• Life in Lock Down: Day 8 (sanitised version)
    For those folk who find my other Lock-Down Diary versions too “negative” or otherwise unpalatable… Here’s a photo of a pretty flower, .   . Better? Tomorrow’s Sanitised Version: a cute animal video. . . . =fs= ...
    Frankly SpeakingBy Frank Macskasy
    4 days ago
  • Life in Lock Down: Day 8
    . . April 2: Day eight of living in lock-down… Today, my work day starts late. Our rosters and clients have been dramatically changed, lessening (theoretically) the number of people in our work “bubble”.  If just one of us catches covid19 the impact could be considerable as Grey Base Hospital ...
    Frankly SpeakingBy Frank Macskasy
    4 days ago
  • A note on apartments and bubbles
    As Aotearoa enters week two of lockdown, it’s clear we’re all still working out what our “bubbles” look like and how to stay in them to stop the spread of Covid-19. New to the government’s Covid-19 website is some good guidance for people living in apartment blocks. Recent decades have ...
    SciBlogsBy Siouxsie Wiles
    4 days ago
  • Getting in futures shape 
    “There are decades where nothing happens; and there are weeks where decades happen.” Lenin Don’t we all know that feeling now.

    Prospect Magazine alerted me to this particularly apt quote. It is a much more evocative quote than Hemingway’s “gradually then suddenly” which is also doing ...

    SciBlogsBy Robert Hickson
    4 days ago
  • Maybe axing Clark would be unfair. But what about any of this is fair?
    Yesterday was the day the consequences of the lockdown suddenly got very real for many. Firms have been closing and laying people off since the outset of the quarantine but this has mostly been happening out of the public eye. The mass closure of a number of iconic New Zealand ...
    PunditBy Liam Hehir
    4 days ago
  • Might a ‘Coasean’ social contract mitigate overall societal harm from COVID-19?
    Brian Williamson1, Prof Nick Wilson2 (1Economic consultant, UK; 2University of Otago Wellington) In this blog, we outline how a win-win social contract could be forged to address the major dimensions of response to the COVID-19 pandemic when using a mitigation strategy: the particular need to protect older people from high ...
    SciBlogsBy Public Health Expert
    4 days ago
  • Returning To “Normalcy”.
    Resuming Normal Service: The Republican Party's nominee for in 1920, Warren Harding, promised the American people: “not heroics, but healing; not nostrums, but normalcy; not revolution, but restoration”. If she wishes to remain our prime minister, then Jacinda Ardern will offer New Zealanders the same.HOW EDUCATED AMERICA snickered when the ...
    4 days ago
  • New Zealand’s Government Must Save New Zealand’s Media.
    No Free Society Without A Free And Functioning News Media: If we are to surrender our civil rights to the broader cause of defeating Covid-19, then foreign corporations must, likewise, surrender their right to inflict immense economic and cultural harm on New Zealanders simply because it improves their bottom line.I’M ...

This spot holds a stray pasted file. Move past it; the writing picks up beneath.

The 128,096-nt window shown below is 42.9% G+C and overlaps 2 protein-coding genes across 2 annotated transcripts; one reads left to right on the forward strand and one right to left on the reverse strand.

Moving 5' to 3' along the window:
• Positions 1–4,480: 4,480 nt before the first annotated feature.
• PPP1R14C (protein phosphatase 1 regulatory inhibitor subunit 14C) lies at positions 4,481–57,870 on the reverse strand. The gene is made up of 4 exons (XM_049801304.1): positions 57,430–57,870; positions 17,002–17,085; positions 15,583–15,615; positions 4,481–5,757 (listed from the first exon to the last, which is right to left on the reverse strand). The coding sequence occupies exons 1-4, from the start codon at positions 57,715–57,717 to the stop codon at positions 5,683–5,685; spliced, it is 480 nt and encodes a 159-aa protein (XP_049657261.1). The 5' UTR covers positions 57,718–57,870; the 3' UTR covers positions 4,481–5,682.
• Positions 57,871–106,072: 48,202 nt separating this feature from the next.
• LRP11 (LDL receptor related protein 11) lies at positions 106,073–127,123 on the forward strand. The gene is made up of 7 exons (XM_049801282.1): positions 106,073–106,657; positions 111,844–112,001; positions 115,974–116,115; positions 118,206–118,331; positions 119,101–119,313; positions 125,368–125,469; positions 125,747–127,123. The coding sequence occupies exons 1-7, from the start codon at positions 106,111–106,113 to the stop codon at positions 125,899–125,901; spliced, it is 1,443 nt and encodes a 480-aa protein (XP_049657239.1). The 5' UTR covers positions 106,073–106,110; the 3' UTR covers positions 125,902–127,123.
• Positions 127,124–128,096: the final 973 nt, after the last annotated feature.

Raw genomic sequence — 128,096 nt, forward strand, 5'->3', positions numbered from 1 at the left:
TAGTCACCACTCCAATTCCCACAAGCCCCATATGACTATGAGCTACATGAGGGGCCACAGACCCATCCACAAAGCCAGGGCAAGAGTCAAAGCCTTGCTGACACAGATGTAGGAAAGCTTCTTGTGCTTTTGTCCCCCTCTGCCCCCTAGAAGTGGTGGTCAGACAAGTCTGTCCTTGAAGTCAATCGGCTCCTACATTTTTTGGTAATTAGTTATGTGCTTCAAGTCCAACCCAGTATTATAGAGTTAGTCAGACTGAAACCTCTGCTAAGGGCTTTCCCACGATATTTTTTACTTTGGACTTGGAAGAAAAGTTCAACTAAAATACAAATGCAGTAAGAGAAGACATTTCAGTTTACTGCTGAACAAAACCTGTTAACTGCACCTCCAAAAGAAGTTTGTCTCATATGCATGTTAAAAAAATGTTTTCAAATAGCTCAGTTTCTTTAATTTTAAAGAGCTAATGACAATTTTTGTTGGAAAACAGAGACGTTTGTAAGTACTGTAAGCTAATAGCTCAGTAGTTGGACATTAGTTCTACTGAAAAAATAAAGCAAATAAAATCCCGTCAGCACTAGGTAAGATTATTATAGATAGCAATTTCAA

4 days ago
  • Corona fevers and the madness of models
    by Daphna Whitmore A third of the world is under lockdown and a clear assessment of this measure to curb the spread of COVID-19 is urgently needed.  With any high-stakes decisions it has to be asked what are we dealing with here? Are the measures warranted? Will they achieve their ...
    RedlineBy Daphna
    4 days ago
  • Lockdown day 8
    I haven’t done a huge amount in the last few days. I’m reading The Poppy War and I’ve sort of poked at a couple of games – I started SOMA but I’m a wimp and I quit while in the first room after the brain scan. I might try it ...
    The little pakehaBy chrismiller
    4 days ago
  • Backstage and Theatre
    The swan politicians may be gliding on the water, occasionally snapping at one another. Meanwhile, as the Covid19 crisis illustrates, the officials are desperately paddling below providing the real locomotion. One of the most fatuous recent grandstanding comments (of about a week ago), adding to the public’s anxieties, was ...
    PunditBy Brian Easton
    4 days ago
  • Legal Beagle: Waiver, the singular Crown and the conduct of Crown legal business
    Much has been written about the importance of discretion in an emergency situation, and the concerns raised by the potential for it to be exercised arbitrarily. Given the quality of the discussion, there seemed little point in adding to it at any length. In particular, I point to the evidence ...
    4 days ago
  • Highlights from Bauer Media’s science-related reporting
    Today has felt surreal. I was all set to touch base online with my science communication students when a colleague shared the news that Bauer Media would be shutting down its publications immediately. The first link I saw implied it was Woman’s Weekly affected, and even that shocked me. But ...
    SciBlogsBy Sarah-Jane O'Connor
    4 days ago
  • Outsiders.
    Bogeymen, Real And Imagined: Is the number of psychopathic and sociopathic individuals in any given society truly as vanishingly small as we like to tell ourselves? Isn’t it more likely that the mass-shooters and serial-killers filling the headlines represent only the tip of a much, much larger iceberg of frightfulness? ...
    4 days ago
  • We have a right to know the rules we are expected to obey